Every business, at one time or another, encounters problems!
If you haven’t bumped into challenges with your practice yet, chances are you will in the future. It’s “not if, but when.”
And here’s what’s important…
How will you respond? What will you do? Will you run and hide, or face problems head on?
All Shapes & Sizes
Problems in business come in many forms. Some are small, others big. Some are within your influence; others exist outside it.
Today, I want to talk about two groups of problems businesses face, from time to time. They are internal and external problems. Let me share some examples of each.
Internal problems start… from within the business. The good news is they are under your control and respond to steps you take to make a change.
- Your new hire turns out to be a problem employee and doesn’t get along with anyone. What should you do?
- You’ve noticed your biller is not following up on claims; reimbursements have slowed down to a trickle. How should you handle it?
- Two patients create problems whenever they come in. They’re rude to your staff and don’t pay their bills. What will you do?
- You’ve signed a contract with a payer who is slow to reimburse, challenging to deal with, and on top of it has the lowest reimbursement rates. The result is extra work and hassles for your office. Is it worth continuing with this payer?
Problems external to your business may stem from conditions in the economy, your community, or changes in your industry. Unfortunately, external problems have the potential to impact your practice in a big way.
While there are many ways to deal with internal problems, there may be little, if anything you can do to affect external ones. Here you may need to rethink, pivot, or even reinvent how you do business.
Let me go through a few examples:
- There is a downturn in the economy and unemployment is on the rise. As a result, your practice has been slowing down. What can you do to attract more patients to your office?
- A couple of months ago, the biggest employer in your community closed down operations. The majority of your patients lost insurance coverage. Your practice has taken a significant hit. How can your practice recover?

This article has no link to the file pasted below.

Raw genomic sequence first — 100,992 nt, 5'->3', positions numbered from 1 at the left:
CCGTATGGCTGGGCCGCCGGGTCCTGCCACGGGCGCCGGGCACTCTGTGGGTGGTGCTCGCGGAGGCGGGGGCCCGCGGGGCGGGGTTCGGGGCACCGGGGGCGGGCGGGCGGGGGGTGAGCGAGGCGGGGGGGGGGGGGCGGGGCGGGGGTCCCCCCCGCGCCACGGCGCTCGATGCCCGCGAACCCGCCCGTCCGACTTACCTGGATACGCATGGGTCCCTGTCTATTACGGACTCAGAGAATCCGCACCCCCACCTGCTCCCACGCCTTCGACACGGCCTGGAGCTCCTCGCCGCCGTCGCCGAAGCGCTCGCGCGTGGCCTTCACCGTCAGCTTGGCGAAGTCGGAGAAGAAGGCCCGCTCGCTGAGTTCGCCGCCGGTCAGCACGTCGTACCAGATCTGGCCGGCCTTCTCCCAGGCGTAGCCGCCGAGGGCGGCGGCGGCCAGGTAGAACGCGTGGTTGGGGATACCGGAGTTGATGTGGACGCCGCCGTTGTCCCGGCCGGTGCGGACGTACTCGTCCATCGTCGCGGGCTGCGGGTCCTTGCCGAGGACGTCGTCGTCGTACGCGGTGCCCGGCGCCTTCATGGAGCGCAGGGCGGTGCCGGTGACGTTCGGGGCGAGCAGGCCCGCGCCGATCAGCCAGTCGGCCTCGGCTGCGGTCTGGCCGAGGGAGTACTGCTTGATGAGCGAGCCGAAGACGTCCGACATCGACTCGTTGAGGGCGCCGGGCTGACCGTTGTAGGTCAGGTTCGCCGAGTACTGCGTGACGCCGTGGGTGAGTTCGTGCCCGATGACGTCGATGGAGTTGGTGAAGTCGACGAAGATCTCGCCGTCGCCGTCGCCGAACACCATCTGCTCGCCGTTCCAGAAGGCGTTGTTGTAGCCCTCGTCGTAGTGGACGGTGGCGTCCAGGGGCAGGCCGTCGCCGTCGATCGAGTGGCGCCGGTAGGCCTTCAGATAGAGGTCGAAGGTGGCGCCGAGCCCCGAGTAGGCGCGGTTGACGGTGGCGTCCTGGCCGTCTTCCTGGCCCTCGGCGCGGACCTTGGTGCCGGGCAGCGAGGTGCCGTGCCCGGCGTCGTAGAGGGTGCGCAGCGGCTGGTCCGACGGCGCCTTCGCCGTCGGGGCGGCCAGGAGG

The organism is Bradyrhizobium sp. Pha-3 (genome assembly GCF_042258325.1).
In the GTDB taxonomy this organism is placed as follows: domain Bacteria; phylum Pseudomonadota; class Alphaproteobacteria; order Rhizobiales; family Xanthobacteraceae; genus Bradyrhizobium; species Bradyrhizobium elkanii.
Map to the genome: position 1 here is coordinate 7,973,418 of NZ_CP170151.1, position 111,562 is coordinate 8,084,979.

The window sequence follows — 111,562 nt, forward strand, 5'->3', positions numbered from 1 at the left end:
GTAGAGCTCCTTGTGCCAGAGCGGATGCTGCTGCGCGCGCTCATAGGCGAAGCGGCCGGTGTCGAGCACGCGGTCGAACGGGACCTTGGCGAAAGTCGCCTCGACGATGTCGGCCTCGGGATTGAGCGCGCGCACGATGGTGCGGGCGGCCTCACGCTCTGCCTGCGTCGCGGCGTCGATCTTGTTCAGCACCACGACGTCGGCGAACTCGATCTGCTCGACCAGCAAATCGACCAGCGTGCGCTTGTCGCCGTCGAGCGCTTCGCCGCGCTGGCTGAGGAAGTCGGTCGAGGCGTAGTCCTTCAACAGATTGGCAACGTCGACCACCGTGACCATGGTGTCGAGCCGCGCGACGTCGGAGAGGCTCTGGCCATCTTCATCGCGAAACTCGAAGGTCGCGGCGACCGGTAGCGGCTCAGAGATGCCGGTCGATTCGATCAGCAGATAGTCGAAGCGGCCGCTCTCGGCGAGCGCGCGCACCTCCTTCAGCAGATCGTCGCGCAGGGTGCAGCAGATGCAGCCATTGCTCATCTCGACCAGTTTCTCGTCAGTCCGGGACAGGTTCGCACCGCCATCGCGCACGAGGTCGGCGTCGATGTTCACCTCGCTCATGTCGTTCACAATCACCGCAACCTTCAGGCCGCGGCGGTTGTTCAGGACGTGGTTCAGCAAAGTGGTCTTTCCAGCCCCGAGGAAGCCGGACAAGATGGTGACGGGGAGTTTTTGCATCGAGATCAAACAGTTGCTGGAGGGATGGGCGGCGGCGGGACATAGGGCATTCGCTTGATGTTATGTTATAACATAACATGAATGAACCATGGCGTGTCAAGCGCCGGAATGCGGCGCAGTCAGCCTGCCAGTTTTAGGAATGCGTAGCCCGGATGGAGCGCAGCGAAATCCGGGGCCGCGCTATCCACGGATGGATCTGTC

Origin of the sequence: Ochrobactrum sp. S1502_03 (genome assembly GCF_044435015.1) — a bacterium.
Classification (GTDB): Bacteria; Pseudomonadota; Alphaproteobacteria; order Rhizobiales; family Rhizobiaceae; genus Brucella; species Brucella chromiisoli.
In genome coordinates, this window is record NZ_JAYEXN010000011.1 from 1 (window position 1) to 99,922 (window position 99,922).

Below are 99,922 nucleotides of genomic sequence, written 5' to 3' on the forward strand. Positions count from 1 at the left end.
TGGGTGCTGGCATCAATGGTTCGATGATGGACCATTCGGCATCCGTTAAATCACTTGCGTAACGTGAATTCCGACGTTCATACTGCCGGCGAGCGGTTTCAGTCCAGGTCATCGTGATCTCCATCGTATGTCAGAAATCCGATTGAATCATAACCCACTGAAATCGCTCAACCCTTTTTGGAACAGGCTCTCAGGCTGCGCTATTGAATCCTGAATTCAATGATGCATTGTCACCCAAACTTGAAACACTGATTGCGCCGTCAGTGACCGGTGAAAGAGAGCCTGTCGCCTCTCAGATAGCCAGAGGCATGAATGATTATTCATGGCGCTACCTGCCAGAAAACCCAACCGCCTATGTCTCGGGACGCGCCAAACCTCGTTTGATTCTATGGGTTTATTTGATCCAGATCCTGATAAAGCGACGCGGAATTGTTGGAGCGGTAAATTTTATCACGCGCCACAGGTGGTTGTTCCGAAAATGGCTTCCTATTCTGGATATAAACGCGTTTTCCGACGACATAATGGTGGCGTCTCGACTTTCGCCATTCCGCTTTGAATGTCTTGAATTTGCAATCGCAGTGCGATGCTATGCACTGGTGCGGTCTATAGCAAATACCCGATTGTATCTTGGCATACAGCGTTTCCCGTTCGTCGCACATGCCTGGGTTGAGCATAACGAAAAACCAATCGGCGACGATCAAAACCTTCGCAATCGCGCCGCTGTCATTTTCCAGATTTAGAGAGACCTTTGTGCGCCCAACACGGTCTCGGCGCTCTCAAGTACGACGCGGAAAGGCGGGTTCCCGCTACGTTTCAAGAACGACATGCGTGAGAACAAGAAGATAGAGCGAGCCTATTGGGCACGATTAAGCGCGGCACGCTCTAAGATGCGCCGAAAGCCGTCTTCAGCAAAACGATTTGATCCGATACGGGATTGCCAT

- A new office, across the street from you offers extended hours. You’ve noticed a slight drop in appointments. What should you do?
- Some of the offices in your community offer telehealth now. Patients have asked when you will follow suit. Should you add telemedicine to your list of services?
These are just a few possible scenarios.
What Will You Do?
But no matter what the problem, the question is how you will respond to it? What will you do?
While disruptive and annoying, internal problems tend to be more clear-cut, as long as you deal with them head-on because most solutions are within your control.
- It’s your choice to fire the employee who continues to cause problems.
- Start looking for a new biller because the work is not getting done.
- Drop your contract with the hard-to-deal-with, low paying payer.
The sooner you take steps to address problems the better. Ignoring them, sticking your head in the sand, is not a solution. And it’s rare that problems resolve all by themselves.
But how will you respond to external problems?
First off, it’s essential to be on the alert. You want to spot changes in the economy or your local environment that have the potential to affect your business.
Again, the sooner you respond and address the issue, the better. You want to stay ahead of the curve!
While you can’t do anything about a downturn in the economy, or a big employer closing their doors, you can do things in anticipation. At minimum, you can think ahead and create your “Plan B.”
Once you know that many of your patients may lose their coverage, you could:
- Create cash-pay programs for your patients
- Offer a variety of payment options
- Offer additional services to your current list
- Increase your marketing efforts to attract new patients
When a slow down in the economy is impacting your practice, you could:
- Cut back on office hours to save on expenses
- Expand your office hours to make your office more competitive
- Increase your marketing efforts to attract new and keep current patients
- Take your practice in a new direction and add more services
- Get third-party input for ideas of what you could do to revive your business, despite the slow economy
- Join forces with another provider. It would save on overhead and perhaps make you more competitive.
- Of course, as an absolute last resort, you could consider selling or closing down.
The big take away is this!
Any business comes with its share of problems. Some are internal to the business, and some exist outside of it. And there are problems you can control, and those you cannot.
Position yourself so you can spot and recognize problems. Don’t wait to deal with them but face them head-on.
When problems get ignored, they tend to get bigger and create more headaches down the road. And some may even take on a life of their own.
We’d love to hear from you… Join the conversation by leaving a comment or question below!
By Johanna Hofmann, MBA, LAc; regular contributor to the NPBusiness blog and author of “Smart Business Planning for Clinicians.”